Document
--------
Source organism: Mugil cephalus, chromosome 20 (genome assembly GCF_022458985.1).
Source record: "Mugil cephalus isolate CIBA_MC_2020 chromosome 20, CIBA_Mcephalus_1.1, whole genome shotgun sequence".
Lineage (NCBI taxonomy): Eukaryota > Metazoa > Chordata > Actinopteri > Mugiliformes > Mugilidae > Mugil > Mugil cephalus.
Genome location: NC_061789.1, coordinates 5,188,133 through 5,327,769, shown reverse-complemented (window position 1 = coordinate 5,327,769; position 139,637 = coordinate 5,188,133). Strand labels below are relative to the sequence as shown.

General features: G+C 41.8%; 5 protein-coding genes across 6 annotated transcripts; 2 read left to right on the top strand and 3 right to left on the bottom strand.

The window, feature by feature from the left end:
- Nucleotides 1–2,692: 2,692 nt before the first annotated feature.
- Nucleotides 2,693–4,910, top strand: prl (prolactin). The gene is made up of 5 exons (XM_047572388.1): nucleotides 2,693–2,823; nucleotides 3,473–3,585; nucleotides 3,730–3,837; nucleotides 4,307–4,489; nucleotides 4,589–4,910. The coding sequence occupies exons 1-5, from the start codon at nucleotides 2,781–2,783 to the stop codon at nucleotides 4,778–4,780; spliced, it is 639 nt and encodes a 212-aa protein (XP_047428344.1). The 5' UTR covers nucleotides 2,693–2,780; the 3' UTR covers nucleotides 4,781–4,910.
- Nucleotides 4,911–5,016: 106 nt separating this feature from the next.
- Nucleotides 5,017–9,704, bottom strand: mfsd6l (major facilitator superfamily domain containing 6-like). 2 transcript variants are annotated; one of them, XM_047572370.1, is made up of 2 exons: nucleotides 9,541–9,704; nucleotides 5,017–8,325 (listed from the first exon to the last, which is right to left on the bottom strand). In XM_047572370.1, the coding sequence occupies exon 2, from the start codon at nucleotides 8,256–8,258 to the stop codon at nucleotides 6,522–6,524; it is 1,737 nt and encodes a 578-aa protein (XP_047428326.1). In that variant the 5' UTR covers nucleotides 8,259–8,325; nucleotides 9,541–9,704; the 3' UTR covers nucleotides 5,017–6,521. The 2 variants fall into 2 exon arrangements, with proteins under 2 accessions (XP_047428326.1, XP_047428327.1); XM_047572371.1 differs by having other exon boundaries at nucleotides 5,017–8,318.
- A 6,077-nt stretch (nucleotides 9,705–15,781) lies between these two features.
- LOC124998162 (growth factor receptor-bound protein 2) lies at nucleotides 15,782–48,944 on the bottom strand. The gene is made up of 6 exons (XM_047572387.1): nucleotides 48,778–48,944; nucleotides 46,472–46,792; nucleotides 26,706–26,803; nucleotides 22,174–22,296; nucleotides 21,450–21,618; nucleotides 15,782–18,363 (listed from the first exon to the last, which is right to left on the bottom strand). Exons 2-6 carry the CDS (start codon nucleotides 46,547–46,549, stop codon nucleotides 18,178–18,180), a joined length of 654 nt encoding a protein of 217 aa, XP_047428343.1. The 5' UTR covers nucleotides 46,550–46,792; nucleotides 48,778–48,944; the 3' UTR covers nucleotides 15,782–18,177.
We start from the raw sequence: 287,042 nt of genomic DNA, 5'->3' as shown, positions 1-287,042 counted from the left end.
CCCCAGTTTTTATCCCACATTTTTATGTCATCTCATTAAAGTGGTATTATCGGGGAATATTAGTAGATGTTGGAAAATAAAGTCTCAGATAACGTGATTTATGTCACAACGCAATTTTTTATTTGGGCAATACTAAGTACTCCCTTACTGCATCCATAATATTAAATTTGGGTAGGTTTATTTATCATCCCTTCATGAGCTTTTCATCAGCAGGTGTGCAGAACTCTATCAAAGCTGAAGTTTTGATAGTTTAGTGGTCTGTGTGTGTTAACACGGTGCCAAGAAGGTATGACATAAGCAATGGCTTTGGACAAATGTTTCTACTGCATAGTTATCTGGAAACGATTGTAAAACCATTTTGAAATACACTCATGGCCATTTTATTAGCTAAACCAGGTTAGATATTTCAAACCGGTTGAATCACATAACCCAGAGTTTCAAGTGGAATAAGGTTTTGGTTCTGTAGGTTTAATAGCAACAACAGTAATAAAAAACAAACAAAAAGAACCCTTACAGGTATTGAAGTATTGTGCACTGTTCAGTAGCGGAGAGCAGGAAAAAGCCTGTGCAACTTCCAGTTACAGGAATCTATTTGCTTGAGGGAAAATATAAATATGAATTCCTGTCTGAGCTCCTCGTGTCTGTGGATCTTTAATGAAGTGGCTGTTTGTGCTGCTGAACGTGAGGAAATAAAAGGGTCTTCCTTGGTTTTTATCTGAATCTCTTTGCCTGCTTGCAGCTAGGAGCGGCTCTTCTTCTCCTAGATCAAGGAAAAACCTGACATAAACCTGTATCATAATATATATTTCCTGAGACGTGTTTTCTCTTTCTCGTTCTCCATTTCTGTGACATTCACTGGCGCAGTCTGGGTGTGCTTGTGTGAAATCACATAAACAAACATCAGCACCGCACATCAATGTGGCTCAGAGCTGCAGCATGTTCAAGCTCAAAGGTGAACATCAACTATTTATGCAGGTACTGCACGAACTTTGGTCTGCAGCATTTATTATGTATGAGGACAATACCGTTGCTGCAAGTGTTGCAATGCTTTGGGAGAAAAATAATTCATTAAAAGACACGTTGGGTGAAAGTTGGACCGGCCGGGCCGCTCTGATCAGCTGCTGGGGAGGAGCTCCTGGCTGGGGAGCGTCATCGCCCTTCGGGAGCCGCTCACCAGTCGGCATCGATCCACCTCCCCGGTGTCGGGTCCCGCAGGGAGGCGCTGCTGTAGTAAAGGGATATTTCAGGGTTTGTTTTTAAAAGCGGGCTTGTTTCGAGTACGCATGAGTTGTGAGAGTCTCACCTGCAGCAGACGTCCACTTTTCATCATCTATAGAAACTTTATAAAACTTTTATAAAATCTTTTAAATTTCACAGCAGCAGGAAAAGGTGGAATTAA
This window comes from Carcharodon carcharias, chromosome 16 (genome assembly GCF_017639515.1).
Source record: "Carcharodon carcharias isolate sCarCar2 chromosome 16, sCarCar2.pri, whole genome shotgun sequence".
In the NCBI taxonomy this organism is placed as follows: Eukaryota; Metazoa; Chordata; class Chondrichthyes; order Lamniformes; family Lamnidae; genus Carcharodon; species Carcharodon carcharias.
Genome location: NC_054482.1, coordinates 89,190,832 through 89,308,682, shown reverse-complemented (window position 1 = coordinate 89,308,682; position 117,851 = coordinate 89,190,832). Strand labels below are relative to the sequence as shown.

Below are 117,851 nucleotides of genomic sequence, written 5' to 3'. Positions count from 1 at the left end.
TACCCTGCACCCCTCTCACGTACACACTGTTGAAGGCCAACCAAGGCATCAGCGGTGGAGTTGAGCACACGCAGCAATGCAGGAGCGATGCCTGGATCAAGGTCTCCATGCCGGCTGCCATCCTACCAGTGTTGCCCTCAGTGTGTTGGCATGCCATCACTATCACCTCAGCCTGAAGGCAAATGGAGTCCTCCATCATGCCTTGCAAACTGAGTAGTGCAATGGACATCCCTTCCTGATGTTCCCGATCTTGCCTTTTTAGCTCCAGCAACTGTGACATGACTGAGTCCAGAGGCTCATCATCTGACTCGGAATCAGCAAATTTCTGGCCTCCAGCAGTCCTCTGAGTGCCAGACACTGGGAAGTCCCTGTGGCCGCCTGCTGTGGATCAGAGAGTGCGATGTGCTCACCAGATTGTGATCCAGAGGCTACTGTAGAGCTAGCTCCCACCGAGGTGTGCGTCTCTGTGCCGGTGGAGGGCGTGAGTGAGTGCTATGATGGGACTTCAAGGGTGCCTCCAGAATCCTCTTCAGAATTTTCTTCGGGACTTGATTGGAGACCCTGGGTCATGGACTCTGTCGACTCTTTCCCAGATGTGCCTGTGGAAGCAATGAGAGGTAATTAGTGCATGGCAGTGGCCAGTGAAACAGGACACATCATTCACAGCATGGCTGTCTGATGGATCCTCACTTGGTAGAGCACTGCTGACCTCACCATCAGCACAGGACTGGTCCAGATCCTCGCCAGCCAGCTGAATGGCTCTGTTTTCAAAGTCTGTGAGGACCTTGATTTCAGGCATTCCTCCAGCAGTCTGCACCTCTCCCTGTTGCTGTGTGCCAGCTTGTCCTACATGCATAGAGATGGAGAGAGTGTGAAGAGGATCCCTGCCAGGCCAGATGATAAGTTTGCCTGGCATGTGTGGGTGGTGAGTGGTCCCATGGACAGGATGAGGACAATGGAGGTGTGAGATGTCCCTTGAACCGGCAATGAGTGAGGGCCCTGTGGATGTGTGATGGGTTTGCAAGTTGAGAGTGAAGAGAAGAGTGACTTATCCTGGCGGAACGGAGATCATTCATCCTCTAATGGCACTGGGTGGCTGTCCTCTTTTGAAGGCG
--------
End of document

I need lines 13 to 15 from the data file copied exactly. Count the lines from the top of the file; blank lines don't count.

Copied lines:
We start from the raw sequence: 287,042 nt of genomic DNA, 5'->3' as shown, positions 1-287,042 counted from the left end.
CCCCAGTTTTTATCCCACATTTTTATGTCATCTCATTAAAGTGGTATTATCGGGGAATATTAGTAGATGTTGGAAAATAAAGTCTCAGATAACGTGATTTATGTCACAACGCAATTTTTTATTTGGGCAATACTAAGTACTCCCTTACTGCATCCATAATATTAAATTTGGGTAGGTTTATTTATCATCCCTTCATGAGCTTTTCATCAGCAGGTGTGCAGAACTCTATCAAAGCTGAAGTTTTGATAGTTTAGTGGTCTGTGTGTGTTAACACGGTGCCAAGAAGGTATGACATAAGCAATGGCTTTGGACAAATGTTTCTACTGCATAGTTATCTGGAAACGATTGTAAAACCATTTTGAAATACACTCATGGCCATTTTATTAGCTAAACCAGGTTAGATATTTCAAACCGGTTGAATCACATAACCCAGAGTTTCAAGTGGAATAAGGTTTTGGTTCTGTAGGTTTAATAGCAACAACAGTAATAAAAAACAAACAAAAAGAACCCTTACAGGTATTGAAGTATTGTGCACTGTTCAGTAGCGGAGAGCAGGAAAAAGCCTGTGCAACTTCCAGTTACAGGAATCTATTTGCTTGAGGGAAAATATAAATATGAATTCCTGTCTGAGCTCCTCGTGTCTGTGGATCTTTAATGAAGTGGCTGTTTGTGCTGCTGAACGTGAGGAAATAAAAGGGTCTTCCTTGGTTTTTATCTGAATCTCTTTGCCTGCTTGCAGCTAGGAGCGGCTCTTCTTCTCCTAGATCAAGGAAAAACCTGACATAAACCTGTATCATAATATATATTTCCTGAGACGTGTTTTCTCTTTCTCGTTCTCCATTTCTGTGACATTCACTGGCGCAGTCTGGGTGTGCTTGTGTGAAATCACATAAACAAACATCAGCACCGCACATCAATGTGGCTCAGAGCTGCAGCATGTTCAAGCTCAAAGGTGAACATCAACTATTTATGCAGGTACTGCACGAACTTTGGTCTGCAGCATTTATTATGTATGAGGACAATACCGTTGCTGCAAGTGTTGCAATGCTTTGGGAGAAAAATAATTCATTAAAAGACACGTTGGGTGAAAGTTGGACCGGCCGGGCCGCTCTGATCAGCTGCTGGGGAGGAGCTCCTGGCTGGGGAGCGTCATCGCCCTTCGGGAGCCGCTCACCAGTCGGCATCGATCCACCTCCCCGGTGTCGGGTCCCGCAGGGAGGCGCTGCTGTAGTAAAGGGATATTTCAGGGTTTGTTTTTAAAAGCGGGCTTGTTTCGAGTACGCATGAGTTGTGAGAGTCTCACCTGCAGCAGACGTCCACTTTTCATCATCTATAGAAACTTTATAAAACTTTTATAAAATCTTTTAAATTTCACAGCAGCAGGAAAAGGTGGAATTAA
This window comes from Carcharodon carcharias, chromosome 16 (genome assembly GCF_017639515.1).